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The next phase of capitalism
Resistance and hope
A few weeks ago, I was reading through the class notes of my former colleague, Sampie Terreblanche. Terreblanche was an expert in economic thought. Those in his class were schooled in the economic epochs of history: feudalism, mercantilism, capitalism. ‘The Formation of the Western Economy’ was many a Stellenbosch student’s introduction to world history, and South Africa’s position in it.
Among his class notes, I found an undated piece likely intended for a third-year class. A line from it strikes me immediately:
The Golden Era of capitalism abruptly ended when the Egyptian-Israeli war of 1973 broke out.
War clouds are on the horizon again, precisely fifty years after the Yom Kippur War of October 1973. The horrific Hamas attack on Israelis and Israel’s response in Palestine has increased the possibility of a larger conflict involving other actors – Iran, Jordan, Egypt, but inevitably also NATO and the United States. Russia is still fighting in Ukraine. Azerbaijan is preparing to invade Armenia. And the likelihood of a Chinese invasion of Taiwan seems more likely by the day; Chinese TV channels broadcast programs about what a Taiwanese invasion would look like, the Chinese military has published an attack plan, and the country’s military and air forces, writes Noah Smith, conduct regular exercises around Taiwan, exercises that look very much like the published attack plan. We are simply naive, he writes, if we don’t view a Taiwanese invasion as a strong possibility. The era of peace, in which America as a superpower, for better or worse, could keep the rest of the world in check, is over.
Of course, this has significant implications for us here at the southern tip of Africa. Our government is in a loose alliance with the Russians and Chinese. The ANC’s support for Palestine was clear after a recent summit. It’s not hard to predict which side of the uranium curtain we’d be on if China invaded Taiwan and ignited a third World War. Next year’s election is important not only to turn the economy around but could also have far-reaching implications for our foreign policy.
But even if a global war doesn’t happen – and America’s commitment to protecting Taiwan is critical to preventing such a war – the current conflict in the Middle East still feels like a turning point. Just like in Ukraine, it’s a war broadcasted on smartphones. Open up X (formerly Twitter), and there are images of human rights abuses. As Eric Hoel writes, ‘our new pastime is watching people die’.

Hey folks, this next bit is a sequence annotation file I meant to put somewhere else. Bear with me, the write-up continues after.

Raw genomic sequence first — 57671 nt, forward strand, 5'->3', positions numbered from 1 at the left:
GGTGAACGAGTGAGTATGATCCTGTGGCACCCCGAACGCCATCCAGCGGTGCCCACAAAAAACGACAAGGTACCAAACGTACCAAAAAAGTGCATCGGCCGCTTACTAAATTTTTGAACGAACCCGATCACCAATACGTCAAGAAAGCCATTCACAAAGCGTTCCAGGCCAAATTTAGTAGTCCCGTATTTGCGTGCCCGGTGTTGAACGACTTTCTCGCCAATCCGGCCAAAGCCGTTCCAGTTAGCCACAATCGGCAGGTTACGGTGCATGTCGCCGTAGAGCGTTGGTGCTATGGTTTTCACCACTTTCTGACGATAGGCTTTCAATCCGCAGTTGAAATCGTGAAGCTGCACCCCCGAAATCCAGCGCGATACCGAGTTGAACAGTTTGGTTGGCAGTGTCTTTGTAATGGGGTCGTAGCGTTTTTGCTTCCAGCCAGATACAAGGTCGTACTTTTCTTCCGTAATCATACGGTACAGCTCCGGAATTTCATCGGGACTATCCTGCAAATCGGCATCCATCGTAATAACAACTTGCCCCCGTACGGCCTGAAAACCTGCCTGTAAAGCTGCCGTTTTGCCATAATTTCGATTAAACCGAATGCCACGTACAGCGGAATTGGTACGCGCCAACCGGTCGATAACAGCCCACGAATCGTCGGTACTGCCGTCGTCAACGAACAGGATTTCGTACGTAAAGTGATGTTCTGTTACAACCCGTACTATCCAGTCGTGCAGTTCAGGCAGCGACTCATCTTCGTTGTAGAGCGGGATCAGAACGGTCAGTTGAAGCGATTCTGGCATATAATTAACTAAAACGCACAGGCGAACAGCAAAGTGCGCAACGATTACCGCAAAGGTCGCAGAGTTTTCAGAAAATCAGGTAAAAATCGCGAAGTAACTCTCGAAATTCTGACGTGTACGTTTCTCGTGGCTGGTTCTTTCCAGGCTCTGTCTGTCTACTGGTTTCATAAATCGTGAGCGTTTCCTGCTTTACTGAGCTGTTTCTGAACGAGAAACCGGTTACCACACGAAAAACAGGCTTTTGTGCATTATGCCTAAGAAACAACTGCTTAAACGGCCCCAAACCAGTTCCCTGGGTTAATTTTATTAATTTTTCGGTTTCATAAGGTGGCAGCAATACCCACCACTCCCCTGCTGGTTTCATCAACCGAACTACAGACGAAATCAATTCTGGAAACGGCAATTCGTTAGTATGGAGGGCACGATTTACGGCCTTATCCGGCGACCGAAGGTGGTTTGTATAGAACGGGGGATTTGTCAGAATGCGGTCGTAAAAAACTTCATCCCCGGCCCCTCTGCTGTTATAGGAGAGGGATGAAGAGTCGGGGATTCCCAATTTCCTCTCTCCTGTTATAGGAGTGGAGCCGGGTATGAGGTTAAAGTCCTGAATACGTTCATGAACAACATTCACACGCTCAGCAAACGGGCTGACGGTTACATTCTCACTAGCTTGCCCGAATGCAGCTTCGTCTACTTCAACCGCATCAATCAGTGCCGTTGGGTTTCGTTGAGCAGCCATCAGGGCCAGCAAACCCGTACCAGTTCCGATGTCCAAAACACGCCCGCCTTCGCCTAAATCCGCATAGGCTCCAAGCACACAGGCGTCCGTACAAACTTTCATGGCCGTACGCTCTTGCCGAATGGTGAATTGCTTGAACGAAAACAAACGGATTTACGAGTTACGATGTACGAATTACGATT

This emphasises something about the new artificial intelligence-driven attention economy that many of us are only now coming to grips with.
What do I mean by a new era, a new epoch? Let’s take, in the tradition of Terreblanche, a snapshot of the eras of economic development. The Berkeley economic historian Brad de Long, author of ‘Slouching Towards Utopia’, recently wrote on Substack that he would divide the last 500 years into six epochs.
Commercial-imperial capitalism began in the 15th century and would continue until the end of the 18th century. It was characterised by European powers establishing overseas empires and trade routes, with innovations such as joint-stock companies and banking systems. Its contributions to humanity were significant, leading to the exchange of goods and ideas, but it also had significant negative impacts, such as colonisation and exploitation of indigenous populations.
The second era, from the late 18th to the 19th century – let’s simply call it Steam-power capitalism – was dominated by the rise of the Industrial Revolution. The central innovation was the steam engine, which powered factories, ships, and trains. This enabled faster manufacturing and transportation of goods, stimulated urban development, and changed the nature of work.
The third era – Applied Science capitalism – was characterised by the systematic application of scientific principles to industrial processes. Major innovations during this period – from the late 19th to early 20th century – included the use of electricity in factories and the invention of the telephone. These inventions led to a significant increase in productivity and better communication systems.